Tom Cuthbertson's picture

Dec 18, 2016

By:

Tom Cuthbertson

VP of Regulatory Compliance

A year ago, the ELD Mandate regulation was released as a final rule, and carriers now have one year until the compliance date of  December 18, 2017. Step one in preparing for ELD compliance should be using the time you have now to understand the details of the regulation. Omnitracs has received a lot of questions from customers and we’re going to share some common themes.

Common theme #1: Unassigned vehicle movement events and the process for the driver and the carrier
The FMCSA wanted to be sure that all driving of a commercial motor vehicle is captured. The requirements specify that drivers need to be identified as either a primary driver or an exempt driver. This is to be used at login to the ELD and there is an expectation that when the vehicle is moved, there will be a login to account for the vehicle movement. 

If there is no login, then the device is required to capture the movement of the vehicle, where it moved, what time moved, and the duration. These unassigned vehicle moves with no login will be presented to the next valid login by a driver and they will be required to accept or reject them. If accepted, they will be inserted into that driver’s log as a drive segment. If rejected, then they will be sent to the carrier for them to identity the driver or classify the unassigned movement. This report will be available and will likely be part of an internal DOT audit.

Carriers need to look at their specific operations and determine who is moving vehicles and set logins accordingly for those circumstances — such as CDL mechanic road test, transfer vehicle to OEM, or other short type movement. Be sure to educate drivers that login is a requirement when moving vehicles.

Common theme #2: Editing of the logs and responsibility of driver vs. carrier
Drivers are allowed to edit logs in the vehicle and the carrier is allowed to pose edits to a driver. The control of the daily log is in the driver’s hands. The driver can only extend drive time and not delete or reduce. He or she will have the ability to edit most other items, but not all. If the carrier makes an edit to a driver’s log, it can only be sent as pending until the driver accepts the edit and if not, the driver is to provide an annotation on the rejections. Now, the carrier has to have a process for determining how to handle the rejections. 

Care by the carrier is also needed when making edits as the host system driver may see the problem and be making an edit at the same time. That may be reason for the rejection. We have had experience in the log editing process and will be providing processes in the Omnitracs devices to minimize any issues.

Common theme #3: When driving actually starts and how Yard Moves is to be used
The start of Drive is simple at this time. If the vehicle hits a maximum of 5 MPH, the vehicle is considered in drive. This goes for the unassigned vehicle moves as well. There is no tolerance for distance or time, just a simple 5 MPH.  

This brings into play the regulatory requirement for sensing a stop — when speed is detected at 0 MPH in no more than three seconds, a timer of five minutes starts. If the timer reaches five minutes and no action by the driver, they are asked if they want to remain in drive or go to on-duty. If no response in a minute, the driver is placed into on-duty. This will help with work zone delays, accidents, or excessive heavy traffic to not use up drive time when you are stopped for 10 to 15 minutes at a time.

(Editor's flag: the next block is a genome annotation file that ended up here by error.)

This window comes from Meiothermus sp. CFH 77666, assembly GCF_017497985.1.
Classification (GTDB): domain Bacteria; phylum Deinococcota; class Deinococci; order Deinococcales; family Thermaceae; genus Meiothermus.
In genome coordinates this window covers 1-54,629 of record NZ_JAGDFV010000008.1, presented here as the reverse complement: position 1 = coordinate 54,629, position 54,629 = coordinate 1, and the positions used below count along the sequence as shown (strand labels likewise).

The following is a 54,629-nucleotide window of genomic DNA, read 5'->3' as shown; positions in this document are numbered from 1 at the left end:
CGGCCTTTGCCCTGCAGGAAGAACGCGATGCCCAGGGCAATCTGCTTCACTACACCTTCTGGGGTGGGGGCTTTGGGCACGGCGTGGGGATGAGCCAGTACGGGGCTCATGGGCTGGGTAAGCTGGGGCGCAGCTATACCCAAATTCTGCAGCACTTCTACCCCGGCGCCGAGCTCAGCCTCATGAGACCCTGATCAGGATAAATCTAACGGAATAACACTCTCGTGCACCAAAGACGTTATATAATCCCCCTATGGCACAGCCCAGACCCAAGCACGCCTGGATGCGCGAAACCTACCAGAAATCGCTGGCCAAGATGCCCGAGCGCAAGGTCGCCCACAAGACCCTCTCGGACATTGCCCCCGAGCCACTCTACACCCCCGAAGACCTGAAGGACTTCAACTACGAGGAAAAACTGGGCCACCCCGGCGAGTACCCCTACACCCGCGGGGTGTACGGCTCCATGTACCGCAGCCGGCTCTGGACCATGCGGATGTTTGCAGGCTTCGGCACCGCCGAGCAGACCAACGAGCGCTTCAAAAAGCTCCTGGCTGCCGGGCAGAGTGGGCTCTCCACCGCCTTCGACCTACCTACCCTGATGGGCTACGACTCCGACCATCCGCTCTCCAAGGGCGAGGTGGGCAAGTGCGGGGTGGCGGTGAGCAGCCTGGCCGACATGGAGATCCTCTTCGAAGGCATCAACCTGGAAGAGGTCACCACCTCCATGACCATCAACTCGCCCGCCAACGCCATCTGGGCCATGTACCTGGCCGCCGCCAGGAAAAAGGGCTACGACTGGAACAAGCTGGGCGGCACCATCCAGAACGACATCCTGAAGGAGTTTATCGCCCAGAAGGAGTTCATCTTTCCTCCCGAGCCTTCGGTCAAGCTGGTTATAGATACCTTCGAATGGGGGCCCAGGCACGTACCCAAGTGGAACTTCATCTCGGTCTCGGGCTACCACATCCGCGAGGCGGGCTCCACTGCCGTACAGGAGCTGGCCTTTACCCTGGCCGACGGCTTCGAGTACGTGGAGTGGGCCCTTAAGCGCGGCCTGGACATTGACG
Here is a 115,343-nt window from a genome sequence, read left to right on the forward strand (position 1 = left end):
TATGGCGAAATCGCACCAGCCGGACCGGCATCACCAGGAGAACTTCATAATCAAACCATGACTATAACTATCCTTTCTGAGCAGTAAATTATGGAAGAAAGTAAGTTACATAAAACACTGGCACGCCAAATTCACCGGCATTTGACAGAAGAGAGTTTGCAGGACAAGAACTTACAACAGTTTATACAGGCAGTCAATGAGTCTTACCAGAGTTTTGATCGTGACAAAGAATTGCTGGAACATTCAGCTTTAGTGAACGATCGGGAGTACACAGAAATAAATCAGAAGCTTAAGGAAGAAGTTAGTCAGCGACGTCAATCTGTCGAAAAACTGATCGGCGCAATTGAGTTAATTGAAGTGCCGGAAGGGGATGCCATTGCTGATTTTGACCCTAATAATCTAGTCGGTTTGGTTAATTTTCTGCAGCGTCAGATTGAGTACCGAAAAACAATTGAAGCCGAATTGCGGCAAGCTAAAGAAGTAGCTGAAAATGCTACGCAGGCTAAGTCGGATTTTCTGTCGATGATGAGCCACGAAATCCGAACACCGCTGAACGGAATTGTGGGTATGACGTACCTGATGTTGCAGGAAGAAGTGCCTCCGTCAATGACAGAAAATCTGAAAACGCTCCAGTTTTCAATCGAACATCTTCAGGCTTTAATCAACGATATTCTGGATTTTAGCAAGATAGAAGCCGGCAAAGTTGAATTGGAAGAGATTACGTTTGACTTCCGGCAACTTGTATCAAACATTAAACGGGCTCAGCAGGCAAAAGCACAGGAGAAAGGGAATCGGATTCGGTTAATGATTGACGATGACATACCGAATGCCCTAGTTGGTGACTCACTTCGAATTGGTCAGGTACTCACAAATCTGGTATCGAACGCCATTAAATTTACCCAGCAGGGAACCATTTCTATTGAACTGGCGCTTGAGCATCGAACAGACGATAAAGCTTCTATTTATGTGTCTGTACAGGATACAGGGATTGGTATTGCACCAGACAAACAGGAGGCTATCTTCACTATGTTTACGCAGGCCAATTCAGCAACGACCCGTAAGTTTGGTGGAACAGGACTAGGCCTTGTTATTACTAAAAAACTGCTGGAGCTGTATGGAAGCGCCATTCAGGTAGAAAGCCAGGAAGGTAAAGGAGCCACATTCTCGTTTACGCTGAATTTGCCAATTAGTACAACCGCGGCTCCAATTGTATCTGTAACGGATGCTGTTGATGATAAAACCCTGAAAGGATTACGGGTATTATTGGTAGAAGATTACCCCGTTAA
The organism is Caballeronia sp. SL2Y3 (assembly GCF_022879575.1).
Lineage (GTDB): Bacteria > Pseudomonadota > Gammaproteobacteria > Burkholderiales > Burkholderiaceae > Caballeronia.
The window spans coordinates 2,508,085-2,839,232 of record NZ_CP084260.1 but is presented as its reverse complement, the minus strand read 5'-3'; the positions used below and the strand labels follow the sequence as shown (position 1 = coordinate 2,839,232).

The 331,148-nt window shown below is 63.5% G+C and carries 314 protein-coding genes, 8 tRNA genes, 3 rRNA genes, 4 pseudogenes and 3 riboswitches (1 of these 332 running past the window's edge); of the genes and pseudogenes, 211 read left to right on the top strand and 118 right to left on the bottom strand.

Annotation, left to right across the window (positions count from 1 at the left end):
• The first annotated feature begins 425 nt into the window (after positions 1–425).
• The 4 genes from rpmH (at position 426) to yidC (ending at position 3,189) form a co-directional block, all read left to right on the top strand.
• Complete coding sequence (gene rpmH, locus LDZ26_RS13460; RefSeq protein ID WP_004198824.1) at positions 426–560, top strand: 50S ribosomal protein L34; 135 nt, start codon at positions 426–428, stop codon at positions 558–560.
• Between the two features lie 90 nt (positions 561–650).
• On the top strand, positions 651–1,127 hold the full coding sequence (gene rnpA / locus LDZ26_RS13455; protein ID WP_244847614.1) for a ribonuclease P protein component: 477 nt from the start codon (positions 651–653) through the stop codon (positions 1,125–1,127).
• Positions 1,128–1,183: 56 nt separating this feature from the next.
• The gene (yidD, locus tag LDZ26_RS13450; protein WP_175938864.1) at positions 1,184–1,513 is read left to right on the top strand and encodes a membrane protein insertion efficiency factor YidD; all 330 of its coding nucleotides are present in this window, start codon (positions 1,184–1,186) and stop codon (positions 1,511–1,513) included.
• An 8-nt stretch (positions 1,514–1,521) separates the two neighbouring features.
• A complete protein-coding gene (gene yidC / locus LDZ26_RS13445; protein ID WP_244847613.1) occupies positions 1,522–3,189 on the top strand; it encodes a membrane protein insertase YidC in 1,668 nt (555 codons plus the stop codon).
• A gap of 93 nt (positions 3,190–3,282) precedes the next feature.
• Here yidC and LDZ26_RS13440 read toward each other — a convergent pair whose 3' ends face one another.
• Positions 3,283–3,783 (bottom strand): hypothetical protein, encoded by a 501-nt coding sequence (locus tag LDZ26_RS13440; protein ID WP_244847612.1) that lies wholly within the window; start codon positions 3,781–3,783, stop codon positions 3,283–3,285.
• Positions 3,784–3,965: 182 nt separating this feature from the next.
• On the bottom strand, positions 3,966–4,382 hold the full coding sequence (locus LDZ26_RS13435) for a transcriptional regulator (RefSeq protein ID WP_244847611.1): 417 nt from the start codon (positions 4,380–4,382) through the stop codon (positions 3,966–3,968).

The Yard Move is introduced as an event that is manually invoked and turned off by the driver. This event is measured in hours of service as On-Duty. Regulation guidance says that Yard Moves are on-duty driving, but changes with the ELD Mandate give the Yard Move. Carriers need to train drivers to be sure they take themselves out of Yard Move when leaving the yard or there can be complex edits that the driver or carrier will need to perform. We at Omnitracs will be providing drivers warning if they hit 20 MPH. Yards that have public access such as truck stops will not qualify as a Yard Move.

Common them #4: Short-term rentals
Short-term rental vehicles or any length rental of a commercial motor vehicle that has a driver required to keep Records of Duty Status will be required to have an ELD as of the compliance date. That is currently the way the ELD Mandate is defined. The device as defined by the regulation must be mounted for the driver to see the screen while the vehicle is in motion.  

This may be difficult for some carriers, but Omnitracs minimizes this with the IVG and XRS products that have a very short installation time, should these circumstances arise.

Common theme #5: Certification of the ELD with the FMCSA
There is a process that the suppliers must follow with the FMCSA to be classified as a certified ELD. This process does not guarantee the device is compliant. It is a registration process and the supplier certifies that their device meets the requirements of the regulation and there is no vetting by the FMCSA of the device or provided documentation. There is a challenge process should something be found to not be compliant with the regulation.

Understanding the ELD Mandate is the first step in preparing your fleet for the mandate. Omnitracs will continue to provide training and awareness of the ELD Mandate regulation and be sure that the products meet all the requirements of this regulation. Additionally, the Canadian ELD Mandate is forecasted to be released within a year and we will continue to keep customers and the industry informed. 

For more information on the ELD Mandate, visit www.eldfacts.com.

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